“The one who had much did not have too much,
and the one who had little did not have too little.” (2 Cor 8:12-15)
Jesus plays with the different senses of fairness in his Parable of the Workers (Matt. 20). In this parable, day labourers are paid the same for their work whether they began work at the start of the day or near the end. When the workers who had worked the longest complain that this isn’t fair, the boss tells them that they received what was due to them and if he chooses to be generous to others that isn’t their concern. Looking at the parable and the passage from 2 Corinthians through the lens of fairness, it seems that the concern in the Scriptures is for empathy, generosity, and grace to be the criteria by which we judge what is fair.
This is a helpful segue to looking at what can go wrong with fairness. The absence of fairness is indifference and callousness, where the injustices others faced are seen as being none of our concern. Its opposite is playing favorites and open prejudice. And its excess or perversion can be seen in such traits as bureaucratic stinginess — where in the interest of fairness individual circumstances are not taken into account — and what we might see was the worst impulses of Communism, where individual differences in need or taste were viewed as irrelevant.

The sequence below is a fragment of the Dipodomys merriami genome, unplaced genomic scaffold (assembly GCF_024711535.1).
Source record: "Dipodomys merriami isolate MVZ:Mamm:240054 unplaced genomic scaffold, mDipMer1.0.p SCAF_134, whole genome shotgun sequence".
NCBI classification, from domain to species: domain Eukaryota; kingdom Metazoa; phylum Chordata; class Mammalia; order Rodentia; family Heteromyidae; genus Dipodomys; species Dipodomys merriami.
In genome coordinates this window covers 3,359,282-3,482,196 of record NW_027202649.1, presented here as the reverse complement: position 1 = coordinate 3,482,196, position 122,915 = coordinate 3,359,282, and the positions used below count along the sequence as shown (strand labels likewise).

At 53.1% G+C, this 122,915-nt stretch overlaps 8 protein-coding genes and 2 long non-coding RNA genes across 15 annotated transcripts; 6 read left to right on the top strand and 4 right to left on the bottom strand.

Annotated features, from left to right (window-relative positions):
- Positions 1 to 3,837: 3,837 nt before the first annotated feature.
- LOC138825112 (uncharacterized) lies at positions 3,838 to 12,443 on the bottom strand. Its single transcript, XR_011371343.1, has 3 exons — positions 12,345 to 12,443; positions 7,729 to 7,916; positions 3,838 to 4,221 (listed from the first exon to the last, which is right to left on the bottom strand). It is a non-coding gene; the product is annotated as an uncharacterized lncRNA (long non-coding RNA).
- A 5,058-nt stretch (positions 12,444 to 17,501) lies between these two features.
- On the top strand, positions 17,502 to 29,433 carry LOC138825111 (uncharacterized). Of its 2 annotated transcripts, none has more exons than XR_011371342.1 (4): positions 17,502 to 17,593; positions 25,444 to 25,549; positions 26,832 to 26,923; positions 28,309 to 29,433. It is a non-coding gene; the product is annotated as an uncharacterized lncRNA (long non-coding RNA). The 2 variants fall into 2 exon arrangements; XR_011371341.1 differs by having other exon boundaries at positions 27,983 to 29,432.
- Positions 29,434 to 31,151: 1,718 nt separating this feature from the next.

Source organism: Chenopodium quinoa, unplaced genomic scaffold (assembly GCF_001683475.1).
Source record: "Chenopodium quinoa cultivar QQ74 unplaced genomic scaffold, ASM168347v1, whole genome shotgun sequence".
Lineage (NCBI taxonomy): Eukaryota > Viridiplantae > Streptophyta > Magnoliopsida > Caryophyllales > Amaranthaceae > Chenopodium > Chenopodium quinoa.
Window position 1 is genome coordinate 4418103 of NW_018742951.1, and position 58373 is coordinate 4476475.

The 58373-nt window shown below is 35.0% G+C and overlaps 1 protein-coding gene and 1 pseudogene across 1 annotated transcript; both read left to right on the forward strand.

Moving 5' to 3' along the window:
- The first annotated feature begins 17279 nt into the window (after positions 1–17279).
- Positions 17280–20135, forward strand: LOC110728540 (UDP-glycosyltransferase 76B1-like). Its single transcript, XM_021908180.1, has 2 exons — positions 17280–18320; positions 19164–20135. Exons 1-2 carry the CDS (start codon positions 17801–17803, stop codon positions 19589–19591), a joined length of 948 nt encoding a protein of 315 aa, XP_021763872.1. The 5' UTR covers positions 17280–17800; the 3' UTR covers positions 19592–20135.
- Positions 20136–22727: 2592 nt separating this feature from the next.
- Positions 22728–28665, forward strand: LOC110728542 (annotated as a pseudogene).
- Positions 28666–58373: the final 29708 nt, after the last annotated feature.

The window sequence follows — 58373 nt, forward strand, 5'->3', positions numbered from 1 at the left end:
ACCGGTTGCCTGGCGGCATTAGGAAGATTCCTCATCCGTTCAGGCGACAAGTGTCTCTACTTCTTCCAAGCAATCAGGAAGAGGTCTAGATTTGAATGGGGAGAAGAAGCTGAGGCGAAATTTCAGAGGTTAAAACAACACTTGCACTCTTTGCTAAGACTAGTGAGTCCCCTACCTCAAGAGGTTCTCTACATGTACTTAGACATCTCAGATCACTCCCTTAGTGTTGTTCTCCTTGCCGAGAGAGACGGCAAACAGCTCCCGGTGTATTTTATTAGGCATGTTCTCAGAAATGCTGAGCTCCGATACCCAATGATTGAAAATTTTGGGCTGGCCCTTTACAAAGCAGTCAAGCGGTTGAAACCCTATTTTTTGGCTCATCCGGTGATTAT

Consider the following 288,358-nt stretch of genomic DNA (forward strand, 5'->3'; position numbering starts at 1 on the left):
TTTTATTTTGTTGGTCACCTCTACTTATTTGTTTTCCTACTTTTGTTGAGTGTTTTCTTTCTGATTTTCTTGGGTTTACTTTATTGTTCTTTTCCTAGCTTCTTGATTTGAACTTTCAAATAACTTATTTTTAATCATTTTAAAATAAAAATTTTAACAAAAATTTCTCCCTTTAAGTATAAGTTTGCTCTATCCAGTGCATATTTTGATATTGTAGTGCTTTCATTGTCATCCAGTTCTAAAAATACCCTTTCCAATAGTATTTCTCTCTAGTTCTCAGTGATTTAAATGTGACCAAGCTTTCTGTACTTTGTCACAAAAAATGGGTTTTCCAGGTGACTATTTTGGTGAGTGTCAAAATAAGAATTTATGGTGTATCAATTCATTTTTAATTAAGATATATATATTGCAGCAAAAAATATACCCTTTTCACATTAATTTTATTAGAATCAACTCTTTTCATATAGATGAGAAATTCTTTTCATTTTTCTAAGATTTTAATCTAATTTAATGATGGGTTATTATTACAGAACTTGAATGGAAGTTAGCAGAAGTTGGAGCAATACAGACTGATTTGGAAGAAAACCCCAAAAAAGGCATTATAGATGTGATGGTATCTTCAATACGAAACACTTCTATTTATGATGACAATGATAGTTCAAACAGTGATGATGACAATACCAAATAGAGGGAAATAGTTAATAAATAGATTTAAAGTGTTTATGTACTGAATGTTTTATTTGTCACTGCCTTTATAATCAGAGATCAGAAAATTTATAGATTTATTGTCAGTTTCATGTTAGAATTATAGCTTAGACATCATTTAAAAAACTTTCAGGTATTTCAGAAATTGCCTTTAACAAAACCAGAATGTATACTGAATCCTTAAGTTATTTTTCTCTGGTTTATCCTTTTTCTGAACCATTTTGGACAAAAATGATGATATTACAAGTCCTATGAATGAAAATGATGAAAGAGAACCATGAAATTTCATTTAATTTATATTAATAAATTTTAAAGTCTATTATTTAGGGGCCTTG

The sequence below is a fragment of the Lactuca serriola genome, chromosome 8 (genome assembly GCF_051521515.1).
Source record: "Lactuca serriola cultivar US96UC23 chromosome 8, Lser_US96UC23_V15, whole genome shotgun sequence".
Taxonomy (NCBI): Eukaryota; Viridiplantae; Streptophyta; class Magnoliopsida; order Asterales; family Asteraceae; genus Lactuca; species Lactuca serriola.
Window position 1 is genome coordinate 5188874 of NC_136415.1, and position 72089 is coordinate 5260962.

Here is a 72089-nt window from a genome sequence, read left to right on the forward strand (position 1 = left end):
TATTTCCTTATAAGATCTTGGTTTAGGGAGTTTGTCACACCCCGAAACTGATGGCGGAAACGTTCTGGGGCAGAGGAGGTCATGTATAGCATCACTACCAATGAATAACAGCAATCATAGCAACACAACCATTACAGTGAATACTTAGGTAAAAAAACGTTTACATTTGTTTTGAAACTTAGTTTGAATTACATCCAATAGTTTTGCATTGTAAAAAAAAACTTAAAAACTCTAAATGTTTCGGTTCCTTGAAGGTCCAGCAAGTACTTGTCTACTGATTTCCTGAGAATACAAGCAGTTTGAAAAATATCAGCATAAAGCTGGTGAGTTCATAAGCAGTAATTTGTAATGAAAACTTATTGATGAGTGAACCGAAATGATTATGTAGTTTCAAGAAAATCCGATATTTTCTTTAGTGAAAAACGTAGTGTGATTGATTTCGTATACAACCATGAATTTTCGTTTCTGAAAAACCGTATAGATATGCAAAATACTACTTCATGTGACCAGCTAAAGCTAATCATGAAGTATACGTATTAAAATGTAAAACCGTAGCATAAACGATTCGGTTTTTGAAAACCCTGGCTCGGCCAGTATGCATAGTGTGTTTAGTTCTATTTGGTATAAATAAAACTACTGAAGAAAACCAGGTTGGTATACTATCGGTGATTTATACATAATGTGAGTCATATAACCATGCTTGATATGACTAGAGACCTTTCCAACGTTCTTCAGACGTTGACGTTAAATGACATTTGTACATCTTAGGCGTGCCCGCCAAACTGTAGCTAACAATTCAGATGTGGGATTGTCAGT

What are some ways to increase the character strength of fairness? Here are some suggestions:
- Think of a group you have a hard time empathizing with and learn more about them and their values;
- Admit when you make a mistake;
- Ensure credit is given where it belongs;
- Involve others in decisions that impact them;
- Join an organization that advocates for social justice in your own community.